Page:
### 2.2 A Closer Look at the Number of Candidate Partitions of

In the previous section, we reduced the running time by a factor of . However, it seems hard to further improve this bound given the high number of partitions of . In this subsection, we show how to reduce the running time by reducing the number of candidate partitions of .

To do that, we first compute all the -level staircases as described in the previous section. We then consider the blue points in 4 pairs of adjacent regions, e.g., and . That is, we suppose the total number of outliers coming from , denoted , is fixed. Similarly, we supose are fixed. Let , for any quadrant . From now on, we focus on the and regions and, for simplicity, we denote as simply and as simply .

We notice that, even though any points of any -th level staircase, , may be a corner for a candidate rectangle, most of these rectangles can be discarded as they are guaranteed to be smaller than the optimal rectangle.

For every pair of regions and every integer , denote by the set of pairs that may define an optimal solution, with as top support and with right support, among all rectangles containing blue points from . From now on, whenever understood, we are going to remove the superscript and simply write , e.g., instead of . For every , we store as an array.

We extend the above definition to points for other quadrants , by flipping inequalities accordingly.

The goal is to compute . Suppose we have already computed all . Sweep with a horizontal line going upwards, starting at the -th lowest blue point in , as shown in Figure 3. For every blue point encountered as top support, let be the highest point in below , and be the lowest point in above . For every , let be the leftmost point in to the right of and below . Let be the blue point count below from . Also let be the number of points dominated by from .

First, assume and let be the number of points dominated by from , i.e., . When sweeping the next blue point, say , we do the following.

Case 1. If is to the right of , then is below but dominates , the points domiated by , and the points in (Figure 4). If , then we add to , where .

Case 2. If and is to the left of , then is below but dominates the points dominated by , except the ones in . For each , if , then we add to , where is the index of in in decreasing order of X coordinates. Finally, if , then we add to .

Case 3. If then, for each such that , we add to , where is the index of in in decreasing order of X coordinates. Finally, if , then we add to .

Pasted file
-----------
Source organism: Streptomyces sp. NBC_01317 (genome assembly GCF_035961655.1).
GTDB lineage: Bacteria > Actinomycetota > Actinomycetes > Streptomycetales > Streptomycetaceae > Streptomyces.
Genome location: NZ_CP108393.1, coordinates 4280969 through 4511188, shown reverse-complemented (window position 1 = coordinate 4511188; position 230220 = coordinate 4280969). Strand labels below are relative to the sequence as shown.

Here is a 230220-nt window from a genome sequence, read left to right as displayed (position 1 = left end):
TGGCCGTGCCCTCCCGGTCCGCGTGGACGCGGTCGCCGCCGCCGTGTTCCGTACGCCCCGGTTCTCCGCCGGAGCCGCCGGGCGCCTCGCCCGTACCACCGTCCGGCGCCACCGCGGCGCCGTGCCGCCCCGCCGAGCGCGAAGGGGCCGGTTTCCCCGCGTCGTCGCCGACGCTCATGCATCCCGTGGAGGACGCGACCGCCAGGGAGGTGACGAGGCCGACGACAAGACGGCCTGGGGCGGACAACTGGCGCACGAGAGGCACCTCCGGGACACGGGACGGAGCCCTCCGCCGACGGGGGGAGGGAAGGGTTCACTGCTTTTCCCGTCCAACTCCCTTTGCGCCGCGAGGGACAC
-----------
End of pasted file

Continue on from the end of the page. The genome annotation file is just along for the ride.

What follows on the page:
Now assume and let be the largest such that all points in any are below . Let be the leftmost point of below . When sweeping the next blue point, say , we do the following.

Case 4. If is to the right of then, if , we add to . For each such that , we also add to .

Case 5. If and is to the left of , then, if , we add to for every .

Case 6. If , then, if , we add to for every .

The following lemma puts an upper bound on the storage required by .

.

In case 1, we only one pair to . In case 2, even though we consider points, we only add the pair such that . Similarly, in cases 3 and 4 we only add the pair , even though we consider (resp., ) points. In case 5, we add at most pairs if . However, note that for the subsequent point swept, we would have a larger number of blue points in dominated by . Thus, we only add at most pairs once. Similarly, in case 6 we only add pairs once.

This lemma bounds the running time of the aforementioned sweeping approach.

For any , the horizontal line sweeping desccribed above takes time.

We store the blue points in in two balanced binrary search trees , indexed by X (resp., Y) coordinates. Thus, for each blue point swept, we require time. We require an extra time to compute , and . In case 1, note that we can compute by finding the position of in the X-sorted order of , and thus the number of blue points , in time, since is maintained as a binary search tree. Thus, we only require an extra time to handle case 1. In cases 2 and 4, note that we only need to add to if , so we query for in using time. Similarly, in case 3 we only add to if , so we query for in time. Now in cases 5 and 6 we spend time to traverse , since we store as an array for any , but they only occur once, so this gives us total time. In every case, since is an array, adding a pair to takes time. Since we sweep blue points, the result follows.

Corollary. We compute in time for all . This holds for any quadrant.

We reduce the number of candidate partitions of from to as follows. By writing , we can deduce for every combination of . Therefore, there are such combinations.

Initially, we compute for every quadrant and . Then, for each combination , we set and solve the staircase problem in [2] with the pairs as pairs of supports. Each staircase problem takes time to solve, so we require time for all candidate partitions of . Putting this together with the result in Lemma 2.1, we get the following result.

We obtain the following result.

Given two sets , with , the largest rectangle enclosing and containing at most points in can be found in time.